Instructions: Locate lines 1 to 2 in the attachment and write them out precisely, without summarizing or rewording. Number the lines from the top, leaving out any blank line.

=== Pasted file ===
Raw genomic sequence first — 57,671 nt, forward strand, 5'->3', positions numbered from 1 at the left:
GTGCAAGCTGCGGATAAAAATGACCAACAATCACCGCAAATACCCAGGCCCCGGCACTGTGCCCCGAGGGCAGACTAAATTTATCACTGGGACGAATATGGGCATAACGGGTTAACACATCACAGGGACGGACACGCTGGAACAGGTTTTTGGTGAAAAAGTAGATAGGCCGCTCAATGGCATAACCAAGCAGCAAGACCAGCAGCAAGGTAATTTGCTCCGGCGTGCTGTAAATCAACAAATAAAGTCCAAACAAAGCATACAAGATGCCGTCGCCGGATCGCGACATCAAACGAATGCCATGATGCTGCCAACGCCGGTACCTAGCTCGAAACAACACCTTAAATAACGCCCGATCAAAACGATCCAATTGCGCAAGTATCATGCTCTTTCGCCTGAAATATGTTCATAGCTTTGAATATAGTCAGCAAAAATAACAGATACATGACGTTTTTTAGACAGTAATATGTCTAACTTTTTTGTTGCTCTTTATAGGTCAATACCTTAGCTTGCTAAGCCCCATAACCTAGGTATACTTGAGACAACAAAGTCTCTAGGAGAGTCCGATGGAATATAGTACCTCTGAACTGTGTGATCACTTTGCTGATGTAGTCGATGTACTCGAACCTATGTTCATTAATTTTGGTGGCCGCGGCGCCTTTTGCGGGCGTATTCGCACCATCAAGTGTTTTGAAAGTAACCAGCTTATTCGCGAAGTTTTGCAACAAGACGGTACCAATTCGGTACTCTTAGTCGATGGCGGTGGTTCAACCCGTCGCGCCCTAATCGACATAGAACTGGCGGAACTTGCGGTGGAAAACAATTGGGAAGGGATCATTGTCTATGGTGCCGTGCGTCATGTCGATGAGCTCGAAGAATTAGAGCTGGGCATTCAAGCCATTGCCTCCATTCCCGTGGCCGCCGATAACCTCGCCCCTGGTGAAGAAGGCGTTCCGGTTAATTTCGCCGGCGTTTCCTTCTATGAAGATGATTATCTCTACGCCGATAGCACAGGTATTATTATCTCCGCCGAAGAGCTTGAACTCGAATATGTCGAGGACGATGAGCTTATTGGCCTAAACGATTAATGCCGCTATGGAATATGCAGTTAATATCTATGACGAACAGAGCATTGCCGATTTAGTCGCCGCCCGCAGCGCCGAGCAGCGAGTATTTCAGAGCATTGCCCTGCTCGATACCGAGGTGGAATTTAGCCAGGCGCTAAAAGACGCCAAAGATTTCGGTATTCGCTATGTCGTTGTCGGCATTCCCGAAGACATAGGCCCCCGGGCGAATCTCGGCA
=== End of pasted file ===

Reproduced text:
Raw genomic sequence first — 57,671 nt, forward strand, 5'->3', positions numbered from 1 at the left:
GTGCAAGCTGCGGATAAAAATGACCAACAATCACCGCAAATACCCAGGCCCCGGCACTGTGCCCCGAGGGCAGACTAAATTTATCACTGGGACGAATATGGGCATAACGGGTTAACACATCACAGGGACGGACACGCTGGAACAGGTTTTTGGTGAAAAAGTAGATAGGCCGCTCAATGGCATAACCAAGCAGCAAGACCAGCAGCAAGGTAATTTGCTCCGGCGTGCTGTAAATCAACAAATAAAGTCCAAACAAAGCATACAAGATGCCGTCGCCGGATCGCGACATCAAACGAATGCCATGATGCTGCCAACGCCGGTACCTAGCTCGAAACAACACCTTAAATAACGCCCGATCAAAACGATCCAATTGCGCAAGTATCATGCTCTTTCGCCTGAAATATGTTCATAGCTTTGAATATAGTCAGCAAAAATAACAGATACATGACGTTTTTTAGACAGTAATATGTCTAACTTTTTTGTTGCTCTTTATAGGTCAATACCTTAGCTTGCTAAGCCCCATAACCTAGGTATACTTGAGACAACAAAGTCTCTAGGAGAGTCCGATGGAATATAGTACCTCTGAACTGTGTGATCACTTTGCTGATGTAGTCGATGTACTCGAACCTATGTTCATTAATTTTGGTGGCCGCGGCGCCTTTTGCGGGCGTATTCGCACCATCAAGTGTTTTGAAAGTAACCAGCTTATTCGCGAAGTTTTGCAACAAGACGGTACCAATTCGGTACTCTTAGTCGATGGCGGTGGTTCAACCCGTCGCGCCCTAATCGACATAGAACTGGCGGAACTTGCGGTGGAAAACAATTGGGAAGGGATCATTGTCTATGGTGCCGTGCGTCATGTCGATGAGCTCGAAGAATTAGAGCTGGGCATTCAAGCCATTGCCTCCATTCCCGTGGCCGCCGATAACCTCGCCCCTGGTGAAGAAGGCGTTCCGGTTAATTTCGCCGGCGTTTCCTTCTATGAAGATGATTATCTCTACGCCGATAGCACAGGTATTATTATCTCCGCCGAAGAGCTTGAACTCGAATATGTCGAGGACGATGAGCTTATTGGCCTAAACGATTAATGCCGCTATGGAATATGCAGTTAATATCTATGACGAACAGAGCATTGCCGATTTAGTCGCCGCCCGCAGCGCCGAGCAGCGAGTATTTCAGAGCATTGCCCTGCTCGATACCGAGGTGGAATTTAGCCAGGCGCTAAAAGACGCCAAAGATTTCGGTATTCGCTATGTCGTTGTCGGCATTCCCGAAGACATAGGCCCCCGGGCGAATCTCGGCA